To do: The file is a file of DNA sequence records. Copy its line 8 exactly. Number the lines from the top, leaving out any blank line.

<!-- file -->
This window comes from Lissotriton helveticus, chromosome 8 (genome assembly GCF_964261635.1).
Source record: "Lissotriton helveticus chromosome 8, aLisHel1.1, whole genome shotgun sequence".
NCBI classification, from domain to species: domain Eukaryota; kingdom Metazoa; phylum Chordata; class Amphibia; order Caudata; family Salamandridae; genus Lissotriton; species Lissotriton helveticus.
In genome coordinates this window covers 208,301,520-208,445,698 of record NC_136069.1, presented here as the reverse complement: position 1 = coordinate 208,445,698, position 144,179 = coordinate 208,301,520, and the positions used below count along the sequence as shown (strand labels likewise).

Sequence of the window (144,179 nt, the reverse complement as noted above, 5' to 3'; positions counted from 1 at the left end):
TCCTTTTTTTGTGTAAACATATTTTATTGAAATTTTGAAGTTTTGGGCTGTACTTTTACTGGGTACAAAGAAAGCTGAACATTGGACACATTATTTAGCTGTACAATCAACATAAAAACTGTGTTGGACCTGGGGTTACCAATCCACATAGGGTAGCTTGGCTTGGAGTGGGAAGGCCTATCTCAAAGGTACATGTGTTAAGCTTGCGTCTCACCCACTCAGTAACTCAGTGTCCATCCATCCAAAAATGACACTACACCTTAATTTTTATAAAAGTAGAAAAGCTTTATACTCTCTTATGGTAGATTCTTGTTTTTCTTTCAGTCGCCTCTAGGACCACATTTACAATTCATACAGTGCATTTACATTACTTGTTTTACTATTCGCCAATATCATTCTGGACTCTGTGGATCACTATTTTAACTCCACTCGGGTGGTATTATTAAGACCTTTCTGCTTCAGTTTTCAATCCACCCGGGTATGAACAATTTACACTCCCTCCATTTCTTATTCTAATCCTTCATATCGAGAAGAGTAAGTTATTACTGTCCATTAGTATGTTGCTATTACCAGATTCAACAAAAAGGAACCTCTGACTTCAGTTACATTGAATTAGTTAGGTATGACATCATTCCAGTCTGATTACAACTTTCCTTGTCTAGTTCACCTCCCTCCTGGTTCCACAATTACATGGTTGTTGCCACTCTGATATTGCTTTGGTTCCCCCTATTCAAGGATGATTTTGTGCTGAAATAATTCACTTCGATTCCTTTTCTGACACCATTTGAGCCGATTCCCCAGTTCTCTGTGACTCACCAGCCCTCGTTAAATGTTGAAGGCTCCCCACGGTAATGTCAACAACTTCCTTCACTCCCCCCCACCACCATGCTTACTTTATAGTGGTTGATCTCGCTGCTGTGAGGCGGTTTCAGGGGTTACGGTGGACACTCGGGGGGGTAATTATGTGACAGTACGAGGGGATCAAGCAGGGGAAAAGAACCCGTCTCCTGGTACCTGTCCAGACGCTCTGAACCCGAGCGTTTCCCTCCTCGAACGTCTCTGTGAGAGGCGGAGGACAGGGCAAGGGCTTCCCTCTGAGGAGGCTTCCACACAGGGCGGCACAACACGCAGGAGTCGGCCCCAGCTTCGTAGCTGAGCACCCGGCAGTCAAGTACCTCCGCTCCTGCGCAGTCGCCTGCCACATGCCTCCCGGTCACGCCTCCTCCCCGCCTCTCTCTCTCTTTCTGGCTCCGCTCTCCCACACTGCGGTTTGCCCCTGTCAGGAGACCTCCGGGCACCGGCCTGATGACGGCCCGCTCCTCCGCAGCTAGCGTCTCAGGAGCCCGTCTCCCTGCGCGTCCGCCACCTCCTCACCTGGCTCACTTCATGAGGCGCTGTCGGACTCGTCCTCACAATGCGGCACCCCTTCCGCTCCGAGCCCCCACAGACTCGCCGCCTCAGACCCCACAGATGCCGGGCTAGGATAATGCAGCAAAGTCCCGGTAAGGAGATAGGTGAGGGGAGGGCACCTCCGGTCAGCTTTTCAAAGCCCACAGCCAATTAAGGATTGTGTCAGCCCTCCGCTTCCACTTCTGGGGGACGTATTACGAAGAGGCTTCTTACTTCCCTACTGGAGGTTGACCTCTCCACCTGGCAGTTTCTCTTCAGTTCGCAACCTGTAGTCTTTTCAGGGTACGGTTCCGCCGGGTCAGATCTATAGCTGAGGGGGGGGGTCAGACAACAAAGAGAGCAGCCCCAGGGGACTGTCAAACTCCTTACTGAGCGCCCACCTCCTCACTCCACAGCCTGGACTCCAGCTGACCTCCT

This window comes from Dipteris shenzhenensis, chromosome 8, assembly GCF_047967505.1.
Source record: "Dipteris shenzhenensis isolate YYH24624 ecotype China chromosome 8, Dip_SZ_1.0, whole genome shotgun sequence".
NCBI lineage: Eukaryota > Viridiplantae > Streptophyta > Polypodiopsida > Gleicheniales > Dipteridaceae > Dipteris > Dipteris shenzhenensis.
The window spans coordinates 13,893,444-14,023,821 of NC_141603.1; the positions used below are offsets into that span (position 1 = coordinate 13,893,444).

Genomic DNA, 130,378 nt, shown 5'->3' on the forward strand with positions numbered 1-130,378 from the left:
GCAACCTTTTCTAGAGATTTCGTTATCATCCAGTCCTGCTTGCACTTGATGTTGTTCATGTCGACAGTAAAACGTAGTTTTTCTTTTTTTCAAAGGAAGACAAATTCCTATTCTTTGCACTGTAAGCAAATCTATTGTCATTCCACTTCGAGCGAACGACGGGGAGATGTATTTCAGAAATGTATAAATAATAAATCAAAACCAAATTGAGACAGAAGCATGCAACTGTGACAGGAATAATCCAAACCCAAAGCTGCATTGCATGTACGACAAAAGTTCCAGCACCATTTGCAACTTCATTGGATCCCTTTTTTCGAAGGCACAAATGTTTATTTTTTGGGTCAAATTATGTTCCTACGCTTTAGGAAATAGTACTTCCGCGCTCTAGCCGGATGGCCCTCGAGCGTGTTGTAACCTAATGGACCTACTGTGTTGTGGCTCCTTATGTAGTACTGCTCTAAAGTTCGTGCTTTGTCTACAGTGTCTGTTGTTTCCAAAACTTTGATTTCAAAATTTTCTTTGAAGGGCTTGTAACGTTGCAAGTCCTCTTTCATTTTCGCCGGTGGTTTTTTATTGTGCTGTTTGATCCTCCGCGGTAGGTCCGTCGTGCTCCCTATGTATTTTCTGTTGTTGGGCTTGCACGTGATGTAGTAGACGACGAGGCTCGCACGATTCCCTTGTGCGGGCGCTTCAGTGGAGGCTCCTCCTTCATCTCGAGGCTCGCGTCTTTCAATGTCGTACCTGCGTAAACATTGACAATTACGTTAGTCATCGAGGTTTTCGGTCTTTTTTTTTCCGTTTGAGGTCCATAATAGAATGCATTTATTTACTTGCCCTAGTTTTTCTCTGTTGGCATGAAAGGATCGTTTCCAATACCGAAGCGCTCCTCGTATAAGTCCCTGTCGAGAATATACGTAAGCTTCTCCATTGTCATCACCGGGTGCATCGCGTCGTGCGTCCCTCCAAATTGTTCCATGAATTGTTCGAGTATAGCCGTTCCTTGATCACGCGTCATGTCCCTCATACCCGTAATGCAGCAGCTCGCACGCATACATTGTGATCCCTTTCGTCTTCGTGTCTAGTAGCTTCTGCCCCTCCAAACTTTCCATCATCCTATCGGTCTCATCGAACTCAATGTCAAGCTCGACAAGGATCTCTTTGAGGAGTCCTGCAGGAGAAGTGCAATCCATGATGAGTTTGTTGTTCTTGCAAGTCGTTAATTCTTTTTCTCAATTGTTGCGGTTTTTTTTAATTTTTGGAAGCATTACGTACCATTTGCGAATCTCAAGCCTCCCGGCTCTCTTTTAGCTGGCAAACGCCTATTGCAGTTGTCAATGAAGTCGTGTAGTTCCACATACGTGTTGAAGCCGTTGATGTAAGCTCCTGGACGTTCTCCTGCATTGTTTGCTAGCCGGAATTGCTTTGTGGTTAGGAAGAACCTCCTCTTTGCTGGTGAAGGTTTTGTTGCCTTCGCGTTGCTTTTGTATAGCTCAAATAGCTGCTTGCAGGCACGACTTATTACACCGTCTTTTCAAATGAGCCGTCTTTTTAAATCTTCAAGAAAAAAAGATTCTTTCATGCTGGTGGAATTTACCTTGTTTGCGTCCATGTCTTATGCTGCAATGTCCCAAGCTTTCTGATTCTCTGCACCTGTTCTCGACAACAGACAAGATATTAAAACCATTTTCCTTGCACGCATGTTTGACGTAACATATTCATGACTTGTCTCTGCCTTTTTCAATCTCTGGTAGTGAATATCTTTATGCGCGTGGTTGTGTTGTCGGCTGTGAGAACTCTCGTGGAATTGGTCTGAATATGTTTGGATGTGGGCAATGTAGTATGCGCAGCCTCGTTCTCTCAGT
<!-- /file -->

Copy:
Source record: "Dipteris shenzhenensis isolate YYH24624 ecotype China chromosome 8, Dip_SZ_1.0, whole genome shotgun sequence".